Out Of Service: Milwaukee Budget Cuts Hit Bus Lines -- And Keep Residents From Jobs
MILWAUKEE, Wis. -- Peggy Schulz was fed up. In March, after being unemployed for nearly two years, she performed an experiment: She went to a job-search website, limited the search to the Milwaukee area and typed in a simple term: "bus line."
The results displayed what had long been plaguing her. Job posting after job posting featured similar caveats: "this is not on a bus line," "need reliable transportation not on bus line," "positions are NOT on a bus line," "our client that is not located on a bus line is interested in having you work ..."
"Here it was in black and white," she later recalled with a bitter laugh. "It's been very frustrating to look through the want ads, look online, think about places I could work and realize, 'Nope, can't get there on the bus.'"
Schulz is 53. She has years of experience as a legal secretary. But she does not own a car.
Over the last decade, as Milwaukee County has inflicted relentless cuts to public transit, she has watched her primary means of transportation decay. After she was laid off in June 2009, a pattern emerged: She'd find what seemed like the perfect job opportunity, only to discover that bus service cuts had rendered it inaccessible.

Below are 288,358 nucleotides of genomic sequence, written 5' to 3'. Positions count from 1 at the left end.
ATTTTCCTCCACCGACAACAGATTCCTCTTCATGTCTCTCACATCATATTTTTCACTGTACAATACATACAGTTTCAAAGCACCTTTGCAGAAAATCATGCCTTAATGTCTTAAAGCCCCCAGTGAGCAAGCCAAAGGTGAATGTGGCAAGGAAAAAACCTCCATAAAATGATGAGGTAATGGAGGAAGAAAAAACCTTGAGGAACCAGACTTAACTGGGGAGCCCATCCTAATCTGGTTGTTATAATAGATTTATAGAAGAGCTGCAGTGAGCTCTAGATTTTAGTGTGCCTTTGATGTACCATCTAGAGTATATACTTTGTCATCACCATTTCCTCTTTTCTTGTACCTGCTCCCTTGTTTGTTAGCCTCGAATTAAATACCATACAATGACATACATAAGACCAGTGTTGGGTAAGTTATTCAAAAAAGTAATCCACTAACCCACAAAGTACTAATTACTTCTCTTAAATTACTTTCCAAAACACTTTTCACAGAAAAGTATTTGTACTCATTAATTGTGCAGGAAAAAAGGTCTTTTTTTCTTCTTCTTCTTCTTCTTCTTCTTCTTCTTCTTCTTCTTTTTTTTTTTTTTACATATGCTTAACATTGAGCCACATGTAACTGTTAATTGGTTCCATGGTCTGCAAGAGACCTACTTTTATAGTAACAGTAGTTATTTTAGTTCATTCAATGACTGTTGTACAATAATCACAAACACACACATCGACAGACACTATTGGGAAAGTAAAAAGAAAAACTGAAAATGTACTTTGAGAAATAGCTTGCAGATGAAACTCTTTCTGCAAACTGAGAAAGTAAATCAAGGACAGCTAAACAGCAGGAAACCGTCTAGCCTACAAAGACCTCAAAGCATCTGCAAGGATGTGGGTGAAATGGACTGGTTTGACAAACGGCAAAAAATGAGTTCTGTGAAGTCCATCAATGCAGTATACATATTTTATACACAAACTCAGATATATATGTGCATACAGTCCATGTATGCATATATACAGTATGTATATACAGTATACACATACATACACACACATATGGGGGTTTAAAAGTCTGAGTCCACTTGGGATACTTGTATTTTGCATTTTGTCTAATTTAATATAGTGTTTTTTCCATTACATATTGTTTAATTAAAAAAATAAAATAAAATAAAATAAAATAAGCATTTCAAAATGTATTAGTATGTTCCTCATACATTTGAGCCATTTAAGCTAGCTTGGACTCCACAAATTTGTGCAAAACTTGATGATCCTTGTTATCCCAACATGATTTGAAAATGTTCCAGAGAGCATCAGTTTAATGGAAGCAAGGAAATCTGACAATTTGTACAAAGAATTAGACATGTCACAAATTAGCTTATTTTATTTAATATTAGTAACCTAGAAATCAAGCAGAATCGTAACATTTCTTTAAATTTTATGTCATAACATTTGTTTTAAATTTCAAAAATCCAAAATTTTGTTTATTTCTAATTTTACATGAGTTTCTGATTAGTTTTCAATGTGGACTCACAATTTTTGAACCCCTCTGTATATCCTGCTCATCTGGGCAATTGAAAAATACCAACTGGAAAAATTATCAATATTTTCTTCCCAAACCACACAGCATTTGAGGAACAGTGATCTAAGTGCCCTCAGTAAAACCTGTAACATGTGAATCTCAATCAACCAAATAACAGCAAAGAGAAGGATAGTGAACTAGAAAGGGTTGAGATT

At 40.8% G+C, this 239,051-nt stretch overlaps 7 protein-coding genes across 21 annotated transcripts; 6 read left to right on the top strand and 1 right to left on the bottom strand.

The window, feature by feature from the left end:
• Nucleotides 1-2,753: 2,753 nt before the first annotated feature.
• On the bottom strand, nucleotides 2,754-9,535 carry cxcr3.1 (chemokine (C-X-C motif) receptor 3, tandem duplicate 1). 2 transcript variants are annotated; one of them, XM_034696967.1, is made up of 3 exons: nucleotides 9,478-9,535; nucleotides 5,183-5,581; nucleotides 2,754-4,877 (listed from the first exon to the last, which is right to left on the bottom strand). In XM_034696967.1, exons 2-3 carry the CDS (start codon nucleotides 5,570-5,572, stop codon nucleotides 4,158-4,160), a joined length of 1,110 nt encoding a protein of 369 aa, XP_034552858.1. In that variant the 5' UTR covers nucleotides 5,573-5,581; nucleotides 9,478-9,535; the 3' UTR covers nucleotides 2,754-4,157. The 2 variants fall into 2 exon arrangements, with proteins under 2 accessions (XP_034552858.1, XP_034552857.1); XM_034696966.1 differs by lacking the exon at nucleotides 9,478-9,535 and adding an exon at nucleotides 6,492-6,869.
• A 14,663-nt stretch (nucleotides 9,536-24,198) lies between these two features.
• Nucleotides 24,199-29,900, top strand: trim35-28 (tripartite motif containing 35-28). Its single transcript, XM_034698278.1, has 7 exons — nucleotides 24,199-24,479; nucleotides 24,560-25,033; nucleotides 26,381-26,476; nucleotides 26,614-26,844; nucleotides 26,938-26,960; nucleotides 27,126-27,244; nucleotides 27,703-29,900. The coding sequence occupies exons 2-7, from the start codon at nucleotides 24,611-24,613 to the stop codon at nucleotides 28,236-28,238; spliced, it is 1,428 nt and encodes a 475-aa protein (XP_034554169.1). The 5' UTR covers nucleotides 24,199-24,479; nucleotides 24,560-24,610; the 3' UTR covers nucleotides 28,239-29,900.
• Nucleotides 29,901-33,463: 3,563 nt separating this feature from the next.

Working people like Schulz bear the strain of a crisis that has struck municipalities nationwide. As revenues fall and expenses balloon in the wake of the economic downturn, local officials have cut essential services in a frenzied attempt to balance budgets. Communities have closed libraries and schools. Governments have laid off workers and imposed deep pay cuts to those who remain. Some of the nation's statistically most dangerous cities have axed significant portions of their police forces.
Many local officials are pushing an inevitable reckoning further into the future as they delay certain payments. Here in Milwaukee, though, policymakers have been unusually diligent. They have funded pension benefits -- which eventually have to be funded -- almost fully. But with limited dollars, putting money behind those promises has forced the local government not to fund other things, prompting the type of cuts that may loom on other municipalities' horizons. Milwaukee County's day of reckoning, to a large extent, has already arrived.
The pain has spread over a range of departments. Since 2001, the public workforce has shrunk by nearly a third, as security officers have been laid off and nurses, frustrated by anemic compensation, have quit. After years of limited funding, the parks system now needs repairs that would exceed $200 million. Bus service has been reduced by a fifth in the last decade, preventing Milwaukeeans from accessing tens of thousands of potential jobs.
The financial crisis and economic downturn put millions of Americans out of work. Now, those same forces are making the job search even more difficult by weakening a vital link between workers and workplaces -- public transportation. Milwaukee has reached a point at which cuts, necessitated by a weak economy, make the local economy even weaker.